Known as: Congo Peafowl, Congo Peacock.
Estimated numbers left in the wild: 15,000 or less.
The Congo peafowl is a colourful bird, with males clad in dark blue feathers that glisten with a metallic sheen of violet and green. The female is a chestnut colour with a metallic green back. The female’s length is 60 to 63 centimetres, while the male is slightly longer at 64 to 70 centimetres. The courtship display of this large, monogamous bird involves the male fanning his tail to display its colours. The tail has no eye spots like those found on the Asian species, however.
Diet: Congo peafowl are mysterious birds, made difficult to study due to their remote location and the fact that they are scattered widely in their habitat. The birds appear to be omnivorous, eating fruits, seeds, and plant parts as well as insects and other small invertebrates. Newly hatched Congo peafowl chicks rely on insects for their initial diet, eating large amounts in their first week of life, presumably for an early spurt of protein for effective growth.
Breeding: A female Congo peafowl reaches sexual maturity in about a year, while males take twice as long to reach their full growth. Their egg clutches are fairly small at two to four eggs per season. In captivity, these birds prefer to lay their eggs on elevated platforms or nest boxes about 1.5 meters above the ground. Their wild nesting behaviour is little known. The female incubates the eggs alone, and these hatch into chicks after 26 days. Male and female Congo peafowl’s most common vocalization is a duet, presumably used for pair bonding and as a location call.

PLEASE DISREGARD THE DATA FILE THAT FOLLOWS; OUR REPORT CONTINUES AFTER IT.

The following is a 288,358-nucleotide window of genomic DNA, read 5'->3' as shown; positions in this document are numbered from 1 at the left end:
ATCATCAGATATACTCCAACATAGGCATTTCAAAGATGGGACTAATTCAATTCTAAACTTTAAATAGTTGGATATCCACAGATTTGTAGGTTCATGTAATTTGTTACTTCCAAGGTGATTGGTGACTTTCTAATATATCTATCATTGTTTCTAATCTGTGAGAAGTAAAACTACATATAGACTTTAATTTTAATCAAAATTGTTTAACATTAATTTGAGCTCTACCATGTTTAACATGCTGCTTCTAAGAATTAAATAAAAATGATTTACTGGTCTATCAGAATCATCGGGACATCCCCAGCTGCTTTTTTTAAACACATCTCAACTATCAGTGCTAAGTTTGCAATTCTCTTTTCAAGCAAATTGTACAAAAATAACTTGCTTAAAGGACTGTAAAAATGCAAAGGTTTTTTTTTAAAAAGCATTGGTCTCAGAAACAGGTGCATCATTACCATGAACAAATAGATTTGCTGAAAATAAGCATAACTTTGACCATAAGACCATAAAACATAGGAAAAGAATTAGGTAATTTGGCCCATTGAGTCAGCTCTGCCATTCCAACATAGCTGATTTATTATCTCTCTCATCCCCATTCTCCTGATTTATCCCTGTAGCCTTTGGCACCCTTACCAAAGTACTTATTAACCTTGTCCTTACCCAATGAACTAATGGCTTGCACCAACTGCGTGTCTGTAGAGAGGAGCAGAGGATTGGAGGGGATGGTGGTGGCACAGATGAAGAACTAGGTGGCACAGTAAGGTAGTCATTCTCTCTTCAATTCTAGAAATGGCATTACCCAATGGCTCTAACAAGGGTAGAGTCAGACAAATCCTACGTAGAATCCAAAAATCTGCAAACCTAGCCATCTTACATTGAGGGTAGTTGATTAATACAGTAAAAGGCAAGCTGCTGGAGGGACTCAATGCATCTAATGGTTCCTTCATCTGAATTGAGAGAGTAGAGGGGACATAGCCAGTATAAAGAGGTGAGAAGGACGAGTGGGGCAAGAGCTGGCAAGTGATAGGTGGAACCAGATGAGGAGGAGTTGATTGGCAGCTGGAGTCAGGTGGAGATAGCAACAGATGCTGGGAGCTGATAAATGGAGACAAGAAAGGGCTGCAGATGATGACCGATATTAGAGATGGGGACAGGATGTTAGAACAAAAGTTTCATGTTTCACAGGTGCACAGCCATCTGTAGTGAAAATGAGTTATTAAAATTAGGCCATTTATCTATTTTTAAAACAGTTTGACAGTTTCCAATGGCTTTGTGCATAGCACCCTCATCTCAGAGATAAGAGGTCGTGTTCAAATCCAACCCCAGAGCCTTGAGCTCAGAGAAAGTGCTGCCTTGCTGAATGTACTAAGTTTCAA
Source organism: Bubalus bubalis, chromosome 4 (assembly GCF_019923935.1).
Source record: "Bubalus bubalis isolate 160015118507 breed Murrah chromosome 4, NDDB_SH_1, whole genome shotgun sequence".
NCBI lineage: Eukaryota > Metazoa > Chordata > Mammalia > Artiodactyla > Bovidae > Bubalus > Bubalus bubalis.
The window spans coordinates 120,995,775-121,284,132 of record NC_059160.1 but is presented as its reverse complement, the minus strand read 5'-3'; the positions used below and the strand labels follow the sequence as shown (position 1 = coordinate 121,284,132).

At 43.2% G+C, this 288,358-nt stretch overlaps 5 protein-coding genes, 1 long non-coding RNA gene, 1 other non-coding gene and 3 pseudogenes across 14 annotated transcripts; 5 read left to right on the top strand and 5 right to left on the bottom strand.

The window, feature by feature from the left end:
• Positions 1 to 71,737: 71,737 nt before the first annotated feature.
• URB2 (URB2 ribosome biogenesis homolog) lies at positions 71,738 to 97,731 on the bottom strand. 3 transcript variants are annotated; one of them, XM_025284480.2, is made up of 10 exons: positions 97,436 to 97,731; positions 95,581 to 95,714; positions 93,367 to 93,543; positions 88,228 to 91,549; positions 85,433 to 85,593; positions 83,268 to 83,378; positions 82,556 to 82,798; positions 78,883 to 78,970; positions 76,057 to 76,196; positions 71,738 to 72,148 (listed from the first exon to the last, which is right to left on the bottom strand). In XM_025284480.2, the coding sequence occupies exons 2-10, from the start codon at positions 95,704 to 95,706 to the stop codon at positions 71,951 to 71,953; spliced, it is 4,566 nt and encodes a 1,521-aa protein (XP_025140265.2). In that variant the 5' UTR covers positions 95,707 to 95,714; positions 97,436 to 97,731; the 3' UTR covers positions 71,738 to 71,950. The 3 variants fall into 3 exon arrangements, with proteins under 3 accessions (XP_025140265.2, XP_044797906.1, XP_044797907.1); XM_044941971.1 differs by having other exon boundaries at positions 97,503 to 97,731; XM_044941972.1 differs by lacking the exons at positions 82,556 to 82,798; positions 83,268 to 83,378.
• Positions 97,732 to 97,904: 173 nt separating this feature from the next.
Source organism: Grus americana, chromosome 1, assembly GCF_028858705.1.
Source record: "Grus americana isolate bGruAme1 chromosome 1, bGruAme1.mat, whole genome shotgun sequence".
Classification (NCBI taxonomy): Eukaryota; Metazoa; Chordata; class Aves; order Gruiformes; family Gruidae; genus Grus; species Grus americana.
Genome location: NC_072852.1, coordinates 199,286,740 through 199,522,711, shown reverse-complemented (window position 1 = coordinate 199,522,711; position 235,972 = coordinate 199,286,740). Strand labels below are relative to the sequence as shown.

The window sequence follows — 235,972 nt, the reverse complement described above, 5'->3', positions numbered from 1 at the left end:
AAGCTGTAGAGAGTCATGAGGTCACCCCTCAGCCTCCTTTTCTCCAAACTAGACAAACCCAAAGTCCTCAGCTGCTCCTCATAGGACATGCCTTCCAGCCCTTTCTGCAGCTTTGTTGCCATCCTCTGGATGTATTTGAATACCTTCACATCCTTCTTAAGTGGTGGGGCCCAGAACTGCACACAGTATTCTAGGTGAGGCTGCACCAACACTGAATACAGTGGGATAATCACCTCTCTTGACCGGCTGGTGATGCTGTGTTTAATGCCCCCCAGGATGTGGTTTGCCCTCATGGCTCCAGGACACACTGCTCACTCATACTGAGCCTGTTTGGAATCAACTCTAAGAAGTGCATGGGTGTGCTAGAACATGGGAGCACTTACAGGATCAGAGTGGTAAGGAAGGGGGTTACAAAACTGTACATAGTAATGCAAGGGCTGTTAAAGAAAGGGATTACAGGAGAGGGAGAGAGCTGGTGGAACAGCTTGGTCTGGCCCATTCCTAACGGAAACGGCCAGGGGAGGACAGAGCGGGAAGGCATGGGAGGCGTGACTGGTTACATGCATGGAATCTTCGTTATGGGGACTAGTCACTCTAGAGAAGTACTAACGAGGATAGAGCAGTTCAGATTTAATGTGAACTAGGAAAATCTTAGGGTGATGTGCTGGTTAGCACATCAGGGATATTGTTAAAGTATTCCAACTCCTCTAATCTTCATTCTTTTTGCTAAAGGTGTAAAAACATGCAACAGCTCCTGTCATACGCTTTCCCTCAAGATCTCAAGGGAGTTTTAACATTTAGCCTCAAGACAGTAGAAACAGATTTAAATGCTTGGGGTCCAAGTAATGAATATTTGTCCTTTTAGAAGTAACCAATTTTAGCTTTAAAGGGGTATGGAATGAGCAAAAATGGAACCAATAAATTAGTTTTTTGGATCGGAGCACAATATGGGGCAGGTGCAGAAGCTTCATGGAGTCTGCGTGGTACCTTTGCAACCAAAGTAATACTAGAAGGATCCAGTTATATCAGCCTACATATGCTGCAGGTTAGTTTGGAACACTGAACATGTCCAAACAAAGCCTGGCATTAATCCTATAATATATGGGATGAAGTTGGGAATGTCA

Location: The Congo peafowl is found only in the Democratic Republic of Congo, mainly in its eastern half. Lowland rainforest is the bird’s overall habitat, but it seems to prefer specific areas within the forest – slopes between streams, with an open understory, high canopy, and plenty of litter on the forest floor.
Threats: Located in a conflict zone where guerrillas are operating and large numbers of refugees are currently living, the Congo peafowl is currently endangered both by hunting and by habitat loss. Eggs are taken from the nests for food, and birds are captured using snares. Some are also caught in snares left for other animals such as antelopes, and are subsequently eaten. Others are shot for food as well.
Habitat loss comes from several different pressures on the Congo peafowl’s native environment. The clearing of forest for subsistence agriculture is one of these threats. However, mining and logging are also rising hazards. The establishment of mining camps also creates a stronger need for food, leading to more hunting in the area on top of habitat destruction.
Conservation efforts: Nature reserves where hunting can be effectively prevented have proven to be the most positive conservation efforts. Conservation areas are being expanded in several important regions, including Okapi Wildlife Reserve and Salonga National Park.
Additional techniques that might bear fruit in the future include researching ways to introduce sustainable local food production to reduce or stop bushmeat hunting, and staff increases at existing reserves to make policing efforts more effective.
Call from the Wild
Call from the Wild is an organisation started by Frankfurt Zoological Society which supports a variety of national parks throughout Africa to protect different endangered species including Congo peafowls.